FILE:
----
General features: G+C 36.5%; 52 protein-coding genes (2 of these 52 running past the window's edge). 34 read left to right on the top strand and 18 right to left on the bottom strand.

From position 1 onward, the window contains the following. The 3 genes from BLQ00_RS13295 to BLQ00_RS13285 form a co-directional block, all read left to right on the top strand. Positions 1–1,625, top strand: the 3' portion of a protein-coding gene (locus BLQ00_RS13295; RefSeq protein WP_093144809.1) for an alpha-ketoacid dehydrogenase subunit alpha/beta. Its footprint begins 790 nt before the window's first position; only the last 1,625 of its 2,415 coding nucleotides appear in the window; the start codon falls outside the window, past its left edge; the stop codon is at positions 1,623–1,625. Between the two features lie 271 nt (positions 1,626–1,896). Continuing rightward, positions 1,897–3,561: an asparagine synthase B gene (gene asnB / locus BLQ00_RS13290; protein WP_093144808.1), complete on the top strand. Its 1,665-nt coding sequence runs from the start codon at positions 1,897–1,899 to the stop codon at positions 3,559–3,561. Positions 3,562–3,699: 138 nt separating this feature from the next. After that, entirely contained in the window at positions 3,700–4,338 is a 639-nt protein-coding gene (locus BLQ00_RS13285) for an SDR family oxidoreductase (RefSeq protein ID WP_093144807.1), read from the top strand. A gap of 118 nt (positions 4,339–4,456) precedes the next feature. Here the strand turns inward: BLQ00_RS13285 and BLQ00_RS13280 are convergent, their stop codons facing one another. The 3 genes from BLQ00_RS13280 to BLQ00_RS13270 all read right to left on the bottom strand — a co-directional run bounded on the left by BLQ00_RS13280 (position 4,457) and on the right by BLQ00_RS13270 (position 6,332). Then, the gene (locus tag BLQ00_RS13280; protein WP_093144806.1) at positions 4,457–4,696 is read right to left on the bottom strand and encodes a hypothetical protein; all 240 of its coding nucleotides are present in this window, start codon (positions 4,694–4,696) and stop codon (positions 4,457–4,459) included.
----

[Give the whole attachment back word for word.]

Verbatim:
General features: G+C 36.5%; 52 protein-coding genes (2 of these 52 running past the window's edge). 34 read left to right on the top strand and 18 right to left on the bottom strand.

From position 1 onward, the window contains the following. The 3 genes from BLQ00_RS13295 to BLQ00_RS13285 form a co-directional block, all read left to right on the top strand. Positions 1–1,625, top strand: the 3' portion of a protein-coding gene (locus BLQ00_RS13295; RefSeq protein WP_093144809.1) for an alpha-ketoacid dehydrogenase subunit alpha/beta. Its footprint begins 790 nt before the window's first position; only the last 1,625 of its 2,415 coding nucleotides appear in the window; the start codon falls outside the window, past its left edge; the stop codon is at positions 1,623–1,625. Between the two features lie 271 nt (positions 1,626–1,896). Continuing rightward, positions 1,897–3,561: an asparagine synthase B gene (gene asnB / locus BLQ00_RS13290; protein WP_093144808.1), complete on the top strand. Its 1,665-nt coding sequence runs from the start codon at positions 1,897–1,899 to the stop codon at positions 3,559–3,561. Positions 3,562–3,699: 138 nt separating this feature from the next. After that, entirely contained in the window at positions 3,700–4,338 is a 639-nt protein-coding gene (locus BLQ00_RS13285) for an SDR family oxidoreductase (RefSeq protein ID WP_093144807.1), read from the top strand. A gap of 118 nt (positions 4,339–4,456) precedes the next feature. Here the strand turns inward: BLQ00_RS13285 and BLQ00_RS13280 are convergent, their stop codons facing one another. The 3 genes from BLQ00_RS13280 to BLQ00_RS13270 all read right to left on the bottom strand — a co-directional run bounded on the left by BLQ00_RS13280 (position 4,457) and on the right by BLQ00_RS13270 (position 6,332). Then, the gene (locus tag BLQ00_RS13280; protein WP_093144806.1) at positions 4,457–4,696 is read right to left on the bottom strand and encodes a hypothetical protein; all 240 of its coding nucleotides are present in this window, start codon (positions 4,694–4,696) and stop codon (positions 4,457–4,459) included.